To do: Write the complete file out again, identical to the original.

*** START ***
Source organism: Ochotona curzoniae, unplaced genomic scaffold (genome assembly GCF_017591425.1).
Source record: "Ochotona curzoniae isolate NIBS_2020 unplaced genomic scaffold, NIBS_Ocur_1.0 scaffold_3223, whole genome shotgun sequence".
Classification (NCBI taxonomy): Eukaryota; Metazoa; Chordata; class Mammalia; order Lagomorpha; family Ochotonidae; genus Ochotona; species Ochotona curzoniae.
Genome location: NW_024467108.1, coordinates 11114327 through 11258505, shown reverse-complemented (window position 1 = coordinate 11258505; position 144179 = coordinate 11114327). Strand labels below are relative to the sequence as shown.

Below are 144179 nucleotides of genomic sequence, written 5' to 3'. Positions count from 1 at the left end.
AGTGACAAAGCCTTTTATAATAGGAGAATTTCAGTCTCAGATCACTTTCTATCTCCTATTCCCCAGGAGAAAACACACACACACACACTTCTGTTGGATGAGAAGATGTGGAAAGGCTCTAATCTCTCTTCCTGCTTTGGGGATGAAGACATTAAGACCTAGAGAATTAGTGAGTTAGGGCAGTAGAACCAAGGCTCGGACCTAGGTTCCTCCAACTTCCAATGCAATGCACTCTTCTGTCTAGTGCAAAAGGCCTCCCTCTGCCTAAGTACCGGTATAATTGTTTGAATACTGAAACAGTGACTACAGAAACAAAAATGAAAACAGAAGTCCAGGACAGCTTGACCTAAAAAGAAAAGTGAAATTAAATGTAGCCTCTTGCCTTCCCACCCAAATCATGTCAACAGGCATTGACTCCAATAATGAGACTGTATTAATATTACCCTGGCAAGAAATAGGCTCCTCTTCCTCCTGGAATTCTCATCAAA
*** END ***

Source organism: Ochotona curzoniae, unplaced genomic scaffold (genome assembly GCF_017591425.1).
Source record: "Ochotona curzoniae isolate NIBS_2020 unplaced genomic scaffold, NIBS_Ocur_1.0 scaffold_3223, whole genome shotgun sequence".
Classification (NCBI taxonomy): Eukaryota; Metazoa; Chordata; class Mammalia; order Lagomorpha; family Ochotonidae; genus Ochotona; species Ochotona curzoniae.
Genome location: NW_024467108.1, coordinates 11114327 through 11258505, shown reverse-complemented (window position 1 = coordinate 11258505; position 144179 = coordinate 11114327). Strand labels below are relative to the sequence as shown.

Below are 144179 nucleotides of genomic sequence, written 5' to 3'. Positions count from 1 at the left end.
AGTGACAAAGCCTTTTATAATAGGAGAATTTCAGTCTCAGATCACTTTCTATCTCCTATTCCCCAGGAGAAAACACACACACACACACTTCTGTTGGATGAGAAGATGTGGAAAGGCTCTAATCTCTCTTCCTGCTTTGGGGATGAAGACATTAAGACCTAGAGAATTAGTGAGTTAGGGCAGTAGAACCAAGGCTCGGACCTAGGTTCCTCCAACTTCCAATGCAATGCACTCTTCTGTCTAGTGCAAAAGGCCTCCCTCTGCCTAAGTACCGGTATAATTGTTTGAATACTGAAACAGTGACTACAGAAACAAAAATGAAAACAGAAGTCCAGGACAGCTTGACCTAAAAAGAAAAGTGAAATTAAATGTAGCCTCTTGCCTTCCCACCCAAATCATGTCAACAGGCATTGACTCCAATAATGAGACTGTATTAATATTACCCTGGCAAGAAATAGGCTCCTCTTCCTCCTGGAATTCTCATCAAA